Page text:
Because in the early '60s, Byrd regularly beat Fair Park in football and because Byrd also had Fair Park's number in basketball -- at one point Byrd won 21 of 22 in the series (even in the 1962-63 season when Fair Park won the state title, Byrd won four of the teams' five meetings) -- the Byrd student section during those heated basketball games regularly taunted Fair Park with this chant, "Same Way Turkey Day! ... Same Way Turkey Day!"
              Well, it's no longer same way Turkey Day, is it?
              But the memories of a great time, a great regular event, in Shreveport athletics carries on with those of us who remember. Even those of us from Woodlawn could appreciate the historic schools, Byrd and Fair Park.

             
            
                    

14 comments:

  1. From Richard Ashford: I was just a little guy, but I remember mom and dad taking us kids to the Byrd-Fair Park Thanksgiving Day game. That was a BIG thing in Shreveport back in those days. I remember the fierce rivalry and heard stories of the Fair Park kids stealing "Jack the Jacket" and tearing him up in one end zone, while the Byrd kids had stolen the headress off the Indian and were destroying it in the opposite end zone.

    ReplyDelete
  2. From Karen Ann Bryant Dye: Wow, I haven't thought of this in years! I was at that last Thanksgiving Day game, too, and I think I knew someone involved in that "Jack the Jacket" incident, but I'm not talking. This also made me think of my daddy who grew up in Ingleside and went to Fair Park. Thanks for these wonderful memories, Nico! (This is off the subject, but a few years later, my future hubby was on the other side of the field at the WHS-Byrd game yelling, "Good night, Knights" when we introduced our Knight in a darkened stadium in that lone spotlight. There was plenty of rivalry to go around back then for sure.)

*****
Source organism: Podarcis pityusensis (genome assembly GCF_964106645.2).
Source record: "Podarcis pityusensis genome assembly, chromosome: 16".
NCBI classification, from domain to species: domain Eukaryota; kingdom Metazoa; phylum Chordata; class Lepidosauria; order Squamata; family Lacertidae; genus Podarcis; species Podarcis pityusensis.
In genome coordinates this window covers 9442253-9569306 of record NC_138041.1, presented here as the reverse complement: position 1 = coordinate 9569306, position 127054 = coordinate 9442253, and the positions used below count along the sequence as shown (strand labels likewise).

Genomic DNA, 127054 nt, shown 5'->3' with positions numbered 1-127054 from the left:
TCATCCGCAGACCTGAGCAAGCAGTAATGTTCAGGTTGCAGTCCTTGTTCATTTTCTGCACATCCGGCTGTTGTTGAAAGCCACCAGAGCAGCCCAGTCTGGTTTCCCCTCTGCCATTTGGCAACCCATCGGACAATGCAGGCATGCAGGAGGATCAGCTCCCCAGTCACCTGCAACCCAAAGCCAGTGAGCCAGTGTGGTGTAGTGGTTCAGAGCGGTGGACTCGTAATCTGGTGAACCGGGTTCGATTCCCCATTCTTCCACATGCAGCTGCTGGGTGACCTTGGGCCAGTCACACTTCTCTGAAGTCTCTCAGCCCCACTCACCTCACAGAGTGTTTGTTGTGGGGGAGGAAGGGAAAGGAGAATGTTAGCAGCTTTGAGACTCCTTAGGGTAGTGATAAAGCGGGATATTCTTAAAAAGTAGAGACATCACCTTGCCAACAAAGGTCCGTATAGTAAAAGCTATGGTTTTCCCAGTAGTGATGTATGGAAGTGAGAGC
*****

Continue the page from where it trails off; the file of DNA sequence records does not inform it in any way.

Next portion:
ReplyDelete
  3. From Dr. Bob Haley: I was please to see that you mentioned the oldest (and best) Thanksgiving game -- Haynesville vs Homer. This matchup continues to be the game of the year, even though the Golden Tornado has had the upper hand in recent years. ... In my opinion, Thanksgiving is the great American Holiday. We should pause, and as the song says, count your blessings one by one and see what the Lord has done. Happy Holiday to all.

    ReplyDelete
  4. From Raleigh Whitehead: The day that Lee Hedges was running that ball was the day that I was born. I was a Thanksgiving Day baby born earlier that day. Small world.

    ReplyDelete
  5. From Rod Chandler: Wow! Those were some great days. Today, school begins the second week of August and the quarters and semifinals are played the day after Thanksgiving.

    ReplyDelete
  6. From Roger Braniff: Nico…. Another OH WOW for you. I got so excited when I saw this. I grew up in Queensboro on Jackson Street, the block directly behind Fair Park HS. I spent many days of my grade-school years running around the campus and the sports fields of that place of history often, so I have some memorable ties to it. I would walk up the hill through the woods that were directly behind the school and go watch “Coach Bull Wilson” run the Indians' practice sessions all the time. My four-year- older brother attended Fair Park in his sophomore year prior to us moving to the Woodlawn side of town the summer of 1960. I used to be one of those annoying tag-along little brothers so I felt I was supposed to be included with all his stuff.